What Is Radon?
Radon is a radioactive noble gas which is naturally formed through the decay of radioactive heavy metal elements uranium and thorium which are found throughout the Earth's crust. The average concentration of radon in ambient air is 0.45 pCi/L in the U.S and it is colorless, odorless, and tasteless. The common occurring isotopes of radon are radon-222 (Radon), radon-220 (Thoron), and radon-219 (Actinon), and have a half life of 3.82 days, 55 seconds, and 4 seconds respectively.
How Dangerous Is Radon?
What many people don't know is that radon causes roughly 21,000 deaths due to lung cancer each year because of its radioactive nature. Radon is the number one cause of lung cancer among non-smokers, according to EPA estimates, and is the second leading cause of lung cancer overall. Children have been reported to have greater risk when compared to adults for certain types of cancer from radiation, but there is currently no conclusive data on whether children are at greater risk than adults from radon exposure alone.
Radon is heavier than most air molecules, causing it to sink and accumulate in low parts of the home such as basements or bottom floors. Because it is inert, it is often found as a single atom which allows it to easily penetrate most common building materials such as concrete, paint, drywall, and wood paneling. Being smaller than water molecules, radon can also penetrate most waterproof coatings and materials. Radon-220, also called Thoron, is emitted by building materials like concrete and may contribute 5% to 20% of the total radon level in homes.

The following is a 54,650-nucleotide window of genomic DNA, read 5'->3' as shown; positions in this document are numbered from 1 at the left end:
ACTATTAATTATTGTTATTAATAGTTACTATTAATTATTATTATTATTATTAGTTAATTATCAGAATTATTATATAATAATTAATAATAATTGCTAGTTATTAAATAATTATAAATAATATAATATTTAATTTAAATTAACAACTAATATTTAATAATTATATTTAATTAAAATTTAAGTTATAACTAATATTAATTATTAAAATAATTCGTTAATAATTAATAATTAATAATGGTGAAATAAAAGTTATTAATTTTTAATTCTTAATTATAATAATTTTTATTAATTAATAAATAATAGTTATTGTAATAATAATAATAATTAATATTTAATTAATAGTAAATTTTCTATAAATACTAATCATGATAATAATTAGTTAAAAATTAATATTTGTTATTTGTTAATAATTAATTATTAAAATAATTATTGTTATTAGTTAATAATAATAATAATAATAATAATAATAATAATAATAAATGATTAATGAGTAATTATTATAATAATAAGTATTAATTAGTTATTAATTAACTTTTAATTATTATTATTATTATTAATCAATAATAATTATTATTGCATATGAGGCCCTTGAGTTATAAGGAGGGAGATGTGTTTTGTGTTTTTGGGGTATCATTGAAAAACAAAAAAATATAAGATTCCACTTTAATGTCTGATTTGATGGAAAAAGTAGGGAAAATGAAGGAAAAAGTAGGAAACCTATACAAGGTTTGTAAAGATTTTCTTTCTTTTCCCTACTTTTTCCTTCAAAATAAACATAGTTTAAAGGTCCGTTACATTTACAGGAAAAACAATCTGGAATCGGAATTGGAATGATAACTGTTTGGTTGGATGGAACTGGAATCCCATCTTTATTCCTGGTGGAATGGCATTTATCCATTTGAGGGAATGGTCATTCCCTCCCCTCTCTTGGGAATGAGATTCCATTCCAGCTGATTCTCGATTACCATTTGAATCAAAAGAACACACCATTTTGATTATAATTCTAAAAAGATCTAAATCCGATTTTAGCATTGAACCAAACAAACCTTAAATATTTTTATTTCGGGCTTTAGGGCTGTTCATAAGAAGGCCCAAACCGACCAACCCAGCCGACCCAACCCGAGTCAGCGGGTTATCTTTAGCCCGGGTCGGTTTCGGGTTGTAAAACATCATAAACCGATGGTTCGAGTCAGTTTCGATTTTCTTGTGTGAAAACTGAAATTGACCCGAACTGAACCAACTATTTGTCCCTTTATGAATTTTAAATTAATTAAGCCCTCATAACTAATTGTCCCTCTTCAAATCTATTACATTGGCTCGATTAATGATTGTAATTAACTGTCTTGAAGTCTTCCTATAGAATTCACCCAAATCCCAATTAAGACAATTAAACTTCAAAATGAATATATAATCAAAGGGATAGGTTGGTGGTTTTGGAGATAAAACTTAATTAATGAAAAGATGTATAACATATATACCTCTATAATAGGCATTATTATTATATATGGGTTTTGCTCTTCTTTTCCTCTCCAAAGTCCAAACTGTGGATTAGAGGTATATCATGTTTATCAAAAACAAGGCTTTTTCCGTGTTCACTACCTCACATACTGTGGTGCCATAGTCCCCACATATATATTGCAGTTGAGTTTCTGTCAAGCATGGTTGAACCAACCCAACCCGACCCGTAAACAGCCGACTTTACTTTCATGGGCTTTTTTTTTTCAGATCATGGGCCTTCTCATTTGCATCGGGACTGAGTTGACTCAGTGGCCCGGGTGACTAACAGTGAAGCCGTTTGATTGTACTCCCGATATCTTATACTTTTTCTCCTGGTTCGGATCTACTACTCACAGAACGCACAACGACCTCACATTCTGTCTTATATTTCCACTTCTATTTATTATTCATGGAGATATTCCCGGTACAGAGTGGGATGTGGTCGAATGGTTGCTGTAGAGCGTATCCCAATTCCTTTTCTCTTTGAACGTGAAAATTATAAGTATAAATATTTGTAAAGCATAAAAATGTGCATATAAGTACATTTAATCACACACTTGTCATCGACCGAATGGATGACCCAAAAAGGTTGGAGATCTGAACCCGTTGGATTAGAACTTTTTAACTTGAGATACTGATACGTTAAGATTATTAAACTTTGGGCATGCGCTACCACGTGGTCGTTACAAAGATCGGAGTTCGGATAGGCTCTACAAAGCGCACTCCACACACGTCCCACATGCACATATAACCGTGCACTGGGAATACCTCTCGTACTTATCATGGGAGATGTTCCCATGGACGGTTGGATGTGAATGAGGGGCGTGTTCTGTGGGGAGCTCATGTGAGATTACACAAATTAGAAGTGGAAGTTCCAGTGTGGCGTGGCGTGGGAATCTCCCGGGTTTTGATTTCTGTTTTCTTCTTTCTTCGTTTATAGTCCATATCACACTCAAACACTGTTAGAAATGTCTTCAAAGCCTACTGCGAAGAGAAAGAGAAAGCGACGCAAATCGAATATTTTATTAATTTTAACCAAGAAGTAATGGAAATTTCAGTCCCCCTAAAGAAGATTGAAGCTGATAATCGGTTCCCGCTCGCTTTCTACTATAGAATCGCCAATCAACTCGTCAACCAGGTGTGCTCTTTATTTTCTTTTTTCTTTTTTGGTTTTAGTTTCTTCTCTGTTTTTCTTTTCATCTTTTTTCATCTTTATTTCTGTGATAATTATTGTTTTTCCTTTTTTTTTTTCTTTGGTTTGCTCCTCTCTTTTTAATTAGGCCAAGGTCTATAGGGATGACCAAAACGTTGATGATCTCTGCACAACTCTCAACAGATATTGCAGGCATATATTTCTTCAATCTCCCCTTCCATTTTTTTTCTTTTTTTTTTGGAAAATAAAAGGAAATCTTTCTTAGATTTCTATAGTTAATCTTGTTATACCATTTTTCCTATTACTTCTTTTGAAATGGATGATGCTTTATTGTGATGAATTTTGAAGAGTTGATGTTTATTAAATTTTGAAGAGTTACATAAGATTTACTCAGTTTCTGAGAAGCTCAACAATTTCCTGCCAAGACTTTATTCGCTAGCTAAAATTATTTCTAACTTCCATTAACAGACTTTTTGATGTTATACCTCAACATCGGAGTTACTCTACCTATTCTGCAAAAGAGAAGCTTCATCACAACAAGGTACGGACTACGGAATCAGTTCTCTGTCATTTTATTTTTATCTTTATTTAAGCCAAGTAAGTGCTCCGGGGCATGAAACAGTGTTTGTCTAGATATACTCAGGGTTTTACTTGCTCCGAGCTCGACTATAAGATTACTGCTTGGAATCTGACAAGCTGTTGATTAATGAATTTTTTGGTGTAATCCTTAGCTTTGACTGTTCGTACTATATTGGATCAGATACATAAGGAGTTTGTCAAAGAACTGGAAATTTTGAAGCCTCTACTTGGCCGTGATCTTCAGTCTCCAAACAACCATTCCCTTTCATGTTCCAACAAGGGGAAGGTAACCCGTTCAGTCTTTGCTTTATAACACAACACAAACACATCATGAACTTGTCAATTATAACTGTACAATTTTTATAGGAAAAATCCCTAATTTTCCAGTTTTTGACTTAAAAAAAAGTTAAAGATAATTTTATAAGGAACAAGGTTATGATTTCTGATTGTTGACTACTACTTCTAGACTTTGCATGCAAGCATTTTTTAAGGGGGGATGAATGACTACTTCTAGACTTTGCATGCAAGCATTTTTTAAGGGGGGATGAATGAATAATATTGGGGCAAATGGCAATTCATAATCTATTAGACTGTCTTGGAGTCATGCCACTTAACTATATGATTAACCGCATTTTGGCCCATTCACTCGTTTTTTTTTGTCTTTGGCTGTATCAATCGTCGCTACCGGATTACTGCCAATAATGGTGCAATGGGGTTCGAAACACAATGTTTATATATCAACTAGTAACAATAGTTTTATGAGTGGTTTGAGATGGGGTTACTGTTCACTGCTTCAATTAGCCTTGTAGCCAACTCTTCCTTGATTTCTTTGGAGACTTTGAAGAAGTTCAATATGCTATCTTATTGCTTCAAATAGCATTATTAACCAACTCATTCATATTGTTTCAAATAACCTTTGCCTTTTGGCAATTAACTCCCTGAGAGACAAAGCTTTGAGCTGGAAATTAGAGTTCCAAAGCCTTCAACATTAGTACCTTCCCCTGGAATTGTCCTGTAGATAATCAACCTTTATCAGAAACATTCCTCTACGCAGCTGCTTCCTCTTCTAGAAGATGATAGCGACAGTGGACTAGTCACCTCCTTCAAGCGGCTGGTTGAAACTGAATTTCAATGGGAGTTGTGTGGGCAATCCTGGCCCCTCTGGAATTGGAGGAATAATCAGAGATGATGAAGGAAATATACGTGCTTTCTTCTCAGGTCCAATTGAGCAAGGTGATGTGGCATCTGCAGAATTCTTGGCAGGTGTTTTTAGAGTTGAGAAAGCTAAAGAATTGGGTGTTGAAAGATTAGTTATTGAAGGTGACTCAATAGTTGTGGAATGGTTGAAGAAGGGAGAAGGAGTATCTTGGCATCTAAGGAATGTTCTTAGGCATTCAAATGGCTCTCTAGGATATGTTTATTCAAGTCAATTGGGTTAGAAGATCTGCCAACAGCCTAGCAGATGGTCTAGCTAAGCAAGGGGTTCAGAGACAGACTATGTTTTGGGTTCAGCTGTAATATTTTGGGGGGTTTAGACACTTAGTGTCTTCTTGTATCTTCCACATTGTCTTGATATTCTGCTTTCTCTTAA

The average levels for radon are 0.4 pCi/L outdoors and 1.3pCi/l indoors. 4 pCi/L is the EPA's recommended action level for indoors, meaning steps should be taken to lower radon levels. At this level, the lifetime lung cancer mortality risk for radon is 7 in 1,000 for non-smokers and 62 in 1,000 for smokers. Homes with radon levels at 4 pCi/L or higher should be mitigated. Radon levels less than 4 pCi/L still pose some risk and in many cases may be reduced. The EPA recommends that you consider mitigating your home if it tests between 2 and 4 pCi/L.
An EPA study found nearly 1 in 3 homes checked in seven states and on three Indian lands had screening levels over 4 pCi/L. To put that into perspective, a family living in a home with radon levels of 4 pCi/L is exposed to approximately 35 times as much radiation as the Nuclear Regulatory Commission would allow if that family was standing next to the fence of a radioactive waste site (25 mrem limit, 800 mrem exposure).
Any radon exposure carries some risk. No level of radon is safe. Even radon levels below 4 pCi/L pose some risk, and you can reduce your risk of lung cancer by lowering your radon level.
Should You Test For Radon?
Testing is the only way to know your home’s radon levels. It is colorless, odorless, and tasteless and there are no immediate symptoms that will alert you to the presence of radon. It typically takes years of exposure before any problems surface. Testing your home for radon is recommended by the EPA, Surgeon General, American Lung Association, American Medical Association, and National Safety Council because testing is the only way to know your home’s radon levels.
Elevated radon levels have been discovered in every state making it a national environmental health problem. As many as 8 million homes throughout the country have elevated levels of radon according to EPA estimates. Current state surveys show that 20% of homes have elevated radon levels.
NWA Mold Inspector does professional testing for radon in homes and businesses. Contact us to find out more about the testing process and to schedule an appointment.